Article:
In Stanisław Lem's Fiasco, the nature of the inhabitants of the alien planet is never directly revealed, only hinted at.

On the forums there is some amount of speculation about it, the most common ideas are:

  • they are colonies of ant-like small creatures. The mounds are something like ant or termite colonies (hinted by a story-within-a-story about the "god of the termites")

  • similarly to the previous theory, they are microscopic beings.

  • they retreated below the surface and are living in some kind of virtual reality, they lost all direct sensory connection with the outside world and are maintained by machines, so there is no nanotechnological cold war, there are just robots who maintain the planet. The ice ring around the planet is in a bad shape of disrepair because no one needs it, as the inhabitants are devolved into huge blobs (the mounds) fed by nanobots, and no agriculture or other surface activity is needed.

In-universe nothing more can be known, as

the planet is destroyed at the end of the book, and the only person who understood what they are, dies before he can tell it to the crew.

Can there be any proof, evidence, or stronger hint about the true nature of the quintans? For example, did the author ever told an answer or at least some clues on an interview, etc?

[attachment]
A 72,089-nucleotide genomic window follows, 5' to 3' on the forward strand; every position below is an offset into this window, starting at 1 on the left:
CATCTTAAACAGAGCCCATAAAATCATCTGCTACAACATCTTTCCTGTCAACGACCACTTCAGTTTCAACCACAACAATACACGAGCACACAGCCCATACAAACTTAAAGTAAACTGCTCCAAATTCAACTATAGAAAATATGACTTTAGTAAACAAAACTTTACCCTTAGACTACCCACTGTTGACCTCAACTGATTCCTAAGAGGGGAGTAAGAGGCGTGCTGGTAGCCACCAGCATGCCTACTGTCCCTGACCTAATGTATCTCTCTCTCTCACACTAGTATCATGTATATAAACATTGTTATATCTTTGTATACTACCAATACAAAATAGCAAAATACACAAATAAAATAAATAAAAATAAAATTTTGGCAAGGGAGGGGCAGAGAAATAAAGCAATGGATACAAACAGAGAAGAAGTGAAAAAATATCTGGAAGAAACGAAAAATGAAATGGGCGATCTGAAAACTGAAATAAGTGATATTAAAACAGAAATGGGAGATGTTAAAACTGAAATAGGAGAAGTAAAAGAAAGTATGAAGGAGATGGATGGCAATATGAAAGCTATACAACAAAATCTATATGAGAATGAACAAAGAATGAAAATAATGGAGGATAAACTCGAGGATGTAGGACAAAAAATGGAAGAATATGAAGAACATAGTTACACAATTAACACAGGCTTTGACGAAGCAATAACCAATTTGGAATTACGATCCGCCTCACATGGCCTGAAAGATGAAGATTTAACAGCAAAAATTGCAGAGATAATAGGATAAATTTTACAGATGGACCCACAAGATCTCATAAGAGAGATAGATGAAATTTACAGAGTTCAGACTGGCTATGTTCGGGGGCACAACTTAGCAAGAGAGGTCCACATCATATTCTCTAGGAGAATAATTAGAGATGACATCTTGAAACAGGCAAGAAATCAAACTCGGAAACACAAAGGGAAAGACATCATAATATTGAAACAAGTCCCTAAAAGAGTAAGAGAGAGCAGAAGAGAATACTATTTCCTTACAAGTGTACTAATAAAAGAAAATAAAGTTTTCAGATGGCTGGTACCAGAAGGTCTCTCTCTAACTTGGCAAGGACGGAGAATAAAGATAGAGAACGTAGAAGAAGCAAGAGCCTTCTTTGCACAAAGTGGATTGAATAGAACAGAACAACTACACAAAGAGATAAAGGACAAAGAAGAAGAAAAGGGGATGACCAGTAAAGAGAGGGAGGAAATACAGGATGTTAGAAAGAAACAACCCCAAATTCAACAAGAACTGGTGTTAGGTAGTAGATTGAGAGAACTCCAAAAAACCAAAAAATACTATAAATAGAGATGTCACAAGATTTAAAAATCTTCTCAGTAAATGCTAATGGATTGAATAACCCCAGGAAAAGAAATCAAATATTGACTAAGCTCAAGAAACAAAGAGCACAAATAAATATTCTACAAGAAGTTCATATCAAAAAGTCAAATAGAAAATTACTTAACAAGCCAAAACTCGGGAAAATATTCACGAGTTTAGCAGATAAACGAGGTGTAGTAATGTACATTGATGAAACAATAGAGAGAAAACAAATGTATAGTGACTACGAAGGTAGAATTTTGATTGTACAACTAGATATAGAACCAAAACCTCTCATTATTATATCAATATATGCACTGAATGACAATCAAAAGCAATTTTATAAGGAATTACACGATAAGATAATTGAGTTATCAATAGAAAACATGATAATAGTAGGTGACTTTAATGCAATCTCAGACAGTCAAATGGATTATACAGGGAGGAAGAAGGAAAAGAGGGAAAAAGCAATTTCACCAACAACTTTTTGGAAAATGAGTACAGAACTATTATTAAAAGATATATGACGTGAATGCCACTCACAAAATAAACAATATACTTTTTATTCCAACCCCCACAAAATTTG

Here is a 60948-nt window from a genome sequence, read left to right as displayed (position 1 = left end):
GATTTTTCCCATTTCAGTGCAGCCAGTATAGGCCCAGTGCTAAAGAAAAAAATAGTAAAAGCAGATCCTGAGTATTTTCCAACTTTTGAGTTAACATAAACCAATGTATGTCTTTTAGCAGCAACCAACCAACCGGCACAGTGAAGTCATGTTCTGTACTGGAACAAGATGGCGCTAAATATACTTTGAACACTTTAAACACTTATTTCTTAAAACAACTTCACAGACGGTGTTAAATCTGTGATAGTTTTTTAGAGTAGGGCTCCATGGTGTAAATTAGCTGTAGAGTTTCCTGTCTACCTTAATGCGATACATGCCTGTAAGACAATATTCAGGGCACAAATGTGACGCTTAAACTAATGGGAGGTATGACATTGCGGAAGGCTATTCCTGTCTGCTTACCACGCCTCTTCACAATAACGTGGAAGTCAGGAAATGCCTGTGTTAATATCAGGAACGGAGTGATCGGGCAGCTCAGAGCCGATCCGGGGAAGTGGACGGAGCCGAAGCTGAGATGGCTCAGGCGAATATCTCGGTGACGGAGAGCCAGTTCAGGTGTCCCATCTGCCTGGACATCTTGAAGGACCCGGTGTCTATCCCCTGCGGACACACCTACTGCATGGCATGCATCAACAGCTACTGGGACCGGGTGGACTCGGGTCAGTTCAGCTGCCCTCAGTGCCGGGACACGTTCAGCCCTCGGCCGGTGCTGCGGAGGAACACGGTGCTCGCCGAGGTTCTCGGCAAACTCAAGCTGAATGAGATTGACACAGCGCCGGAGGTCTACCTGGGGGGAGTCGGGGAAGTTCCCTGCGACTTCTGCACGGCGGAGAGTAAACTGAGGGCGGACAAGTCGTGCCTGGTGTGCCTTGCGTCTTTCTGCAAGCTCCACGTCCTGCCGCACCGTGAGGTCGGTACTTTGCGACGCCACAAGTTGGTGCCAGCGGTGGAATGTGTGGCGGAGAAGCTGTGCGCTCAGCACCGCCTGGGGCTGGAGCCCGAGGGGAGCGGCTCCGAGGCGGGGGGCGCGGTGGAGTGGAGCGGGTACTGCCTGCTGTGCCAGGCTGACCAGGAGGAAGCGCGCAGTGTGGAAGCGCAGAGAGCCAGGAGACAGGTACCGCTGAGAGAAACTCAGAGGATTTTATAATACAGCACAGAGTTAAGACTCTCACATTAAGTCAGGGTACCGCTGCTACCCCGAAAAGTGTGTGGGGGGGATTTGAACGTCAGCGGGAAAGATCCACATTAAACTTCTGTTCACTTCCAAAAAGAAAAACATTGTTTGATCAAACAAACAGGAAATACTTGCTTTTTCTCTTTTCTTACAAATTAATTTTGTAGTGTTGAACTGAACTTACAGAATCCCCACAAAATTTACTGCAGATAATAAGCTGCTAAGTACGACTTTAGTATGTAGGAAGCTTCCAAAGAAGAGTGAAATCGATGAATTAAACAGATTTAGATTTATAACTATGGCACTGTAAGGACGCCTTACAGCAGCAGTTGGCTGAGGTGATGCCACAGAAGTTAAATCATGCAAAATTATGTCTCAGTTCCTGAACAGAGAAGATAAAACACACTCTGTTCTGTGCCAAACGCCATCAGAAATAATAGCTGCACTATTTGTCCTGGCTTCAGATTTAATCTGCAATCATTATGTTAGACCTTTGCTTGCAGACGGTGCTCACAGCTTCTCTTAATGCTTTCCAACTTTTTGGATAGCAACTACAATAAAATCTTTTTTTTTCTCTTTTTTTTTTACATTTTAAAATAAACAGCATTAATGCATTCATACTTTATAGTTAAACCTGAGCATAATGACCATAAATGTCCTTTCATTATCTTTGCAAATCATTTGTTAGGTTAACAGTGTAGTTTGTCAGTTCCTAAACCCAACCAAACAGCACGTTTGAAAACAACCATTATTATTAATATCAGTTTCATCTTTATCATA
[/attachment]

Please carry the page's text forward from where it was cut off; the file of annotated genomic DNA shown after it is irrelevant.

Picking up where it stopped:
• 1
    There was a line that specifically seemed to be put in to rule out the theory of mounds merely being homes for intelligent smaller creatures--on p. 320 when the explorer finds the slope covered in mounds, he aims his "biosensor" at the slope, and finds "the needle repeatedly leaped into the red sector of the dial, fell, and again hit maximum, impelled by a metabolism not of any microscopic infusorians or ants, but of something on the order of whales and elephants, as if whole herds were sitting on that drenched hillside." – Hypnosifl Jun 10 '16 at 22:27

I know of no clues in an interview, but I think there are strong ones in the story (that I noticed only on second reading)

In the story, the cosmonauts paint pictures in the sky of Quinta to communicate. One of the assumptions they make is that every intelligent being moves about.
When the ice ring is destroyed, the cosmonauts see no attempt to evacuate the endangered areas of Quinta. However, at the climax of the story, when Mark Tempe is described as having finally seen the Quintans, he's looking at the immobile mound that are obviously injured and organic. The Quintans are the mounds.

  • This would actually be very close to the third idea in the question. In the question I presented the expanded version of the theory, for example why are they the mounds and how could they have built a civilization without being capable to move. – vsz Dec 12 '13 at 18:02